Content curation is not a uniform practice. There are as many ways to do it as there are curators. And that’s why it evades many.
Curation does not have to be about words on a page. It can also be as simple as putting together a collection of user-generated content that helps deliver an important message to your audience. Spend some time with an art curator and see what they tell you about their work.
Just like beauty, context is in the eye of the beholder.
Curation goes beyond redirecting people to useful posts and (yes!) competition. It also helps make sense of a social web that has become too noisy and overwhelming.
Why am I saying all this? Because earlier this week, I came across an article (“The Confounding Practice Of Content Curation“) in which the author tries to debunk the value of curation.
Those who know me are aware that I welcome contrarian views with open arms, especially if they encourage positive conversations. After all, my experience and thoughts are not the only valid ones. I also understand that some people and companies may not be interested in curating content.
However, the article has the potential to be very misleading to the people and businesses that curation can help most. So, I felt compelled to respond to each argument individually.
So, here it is.
First argument: Content marketers worship curation as the only viable alternative to creation. We apparently don’t understand that social media can also be used for other things, like interacting, listening, and engaging with others.
According to the author:
I’ve done my share of curating, and I’ve hated every moment of it. Forcing myself to sift through endless junk in search of that one gem was pure torture. I’d rather create something on my own any day.
Yes, curation is hard and time-consuming. Nobody has ever denied it. But isn’t creation the same thing?
When I find and share a gem, that I get a comment from someone, a door opens. I grab the handle and reach out to them. They respond. We have a short conversation. They add me on Twitter or Google+ or look at my website. They will often share my content and I will do the same if it’s relevant to my audience. And the conversation continues.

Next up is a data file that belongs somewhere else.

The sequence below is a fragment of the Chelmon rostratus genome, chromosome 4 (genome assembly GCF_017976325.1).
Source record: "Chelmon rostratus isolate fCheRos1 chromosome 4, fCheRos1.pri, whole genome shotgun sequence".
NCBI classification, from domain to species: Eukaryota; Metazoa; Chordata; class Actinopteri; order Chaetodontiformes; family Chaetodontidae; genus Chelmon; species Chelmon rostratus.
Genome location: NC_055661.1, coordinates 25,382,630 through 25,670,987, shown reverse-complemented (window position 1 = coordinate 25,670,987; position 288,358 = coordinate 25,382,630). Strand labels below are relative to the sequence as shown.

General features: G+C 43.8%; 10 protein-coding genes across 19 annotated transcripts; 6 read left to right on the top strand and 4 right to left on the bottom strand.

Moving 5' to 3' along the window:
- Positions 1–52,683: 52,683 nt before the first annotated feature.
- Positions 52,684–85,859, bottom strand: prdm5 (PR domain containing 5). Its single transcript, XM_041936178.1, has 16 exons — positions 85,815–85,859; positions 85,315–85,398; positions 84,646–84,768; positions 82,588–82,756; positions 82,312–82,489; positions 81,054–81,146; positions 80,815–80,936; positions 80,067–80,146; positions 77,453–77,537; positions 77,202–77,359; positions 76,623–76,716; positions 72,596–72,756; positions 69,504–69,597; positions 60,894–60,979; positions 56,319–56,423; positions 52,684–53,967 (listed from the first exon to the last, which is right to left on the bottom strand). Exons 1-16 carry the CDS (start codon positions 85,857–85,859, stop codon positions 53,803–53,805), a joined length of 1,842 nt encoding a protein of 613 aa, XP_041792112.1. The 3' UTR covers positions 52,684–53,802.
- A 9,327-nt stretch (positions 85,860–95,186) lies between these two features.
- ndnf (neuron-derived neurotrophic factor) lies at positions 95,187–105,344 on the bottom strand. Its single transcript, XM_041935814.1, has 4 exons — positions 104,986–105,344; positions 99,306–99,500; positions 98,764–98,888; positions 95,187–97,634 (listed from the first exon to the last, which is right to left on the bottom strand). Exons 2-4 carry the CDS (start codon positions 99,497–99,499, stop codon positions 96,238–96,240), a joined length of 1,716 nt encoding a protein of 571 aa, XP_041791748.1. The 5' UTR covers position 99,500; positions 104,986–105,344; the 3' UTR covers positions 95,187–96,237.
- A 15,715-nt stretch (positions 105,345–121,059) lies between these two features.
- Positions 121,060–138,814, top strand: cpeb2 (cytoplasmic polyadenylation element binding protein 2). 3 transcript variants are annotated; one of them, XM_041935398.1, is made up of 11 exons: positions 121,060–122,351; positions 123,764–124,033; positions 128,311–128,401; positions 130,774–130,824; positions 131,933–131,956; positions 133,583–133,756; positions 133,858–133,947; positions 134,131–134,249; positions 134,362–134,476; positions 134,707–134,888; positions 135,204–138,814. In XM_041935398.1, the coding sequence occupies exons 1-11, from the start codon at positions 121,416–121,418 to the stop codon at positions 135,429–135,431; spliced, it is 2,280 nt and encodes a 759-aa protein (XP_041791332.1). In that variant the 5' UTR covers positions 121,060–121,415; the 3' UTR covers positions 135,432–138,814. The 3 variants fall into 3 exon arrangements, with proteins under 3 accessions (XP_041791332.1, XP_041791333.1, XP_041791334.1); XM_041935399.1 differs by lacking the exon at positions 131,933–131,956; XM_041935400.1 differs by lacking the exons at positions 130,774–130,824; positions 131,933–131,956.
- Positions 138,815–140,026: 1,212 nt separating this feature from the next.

Second argument: You will never become a trustworthy source or thought leader with curation. You are just wasting your time sending people to the competition.
I thought so too when I started. Now, five years later, I am paid to write weekly roundups…
Being your resource is not my job. Being someone else’s resource is not your job. If that’s the goal of your curation strategy then ask yourself how much you’re getting paid to spend hours researching and aggregating content for “your audience”, who, let’s be honest, is probably comprised of many thousands of people you don’t even know.
Apparently, creating content does not require any research, curation, or aggregation. Our posts, infographics, and videos appear out of thin air.
If being the resource of our audience is not our job, what is our job then?
Third argument: Content curators are like RSS feeds.
If you really want to give your customers what they need then figure out what that is and give it to them. Write the blog post they need to read. Answer the questions they need to understand. Do that and you’ll be far ahead of the curating herd.
Adding more noise and constantly sharing content from the same source are not the solution.
Customers want us to stop treating them like numbers on a list. They want us to care, and deeply.
People do NOT have to read OUR blog posts. We can always recommend helpful content but, at the end of the day, they get to decide what they want to do.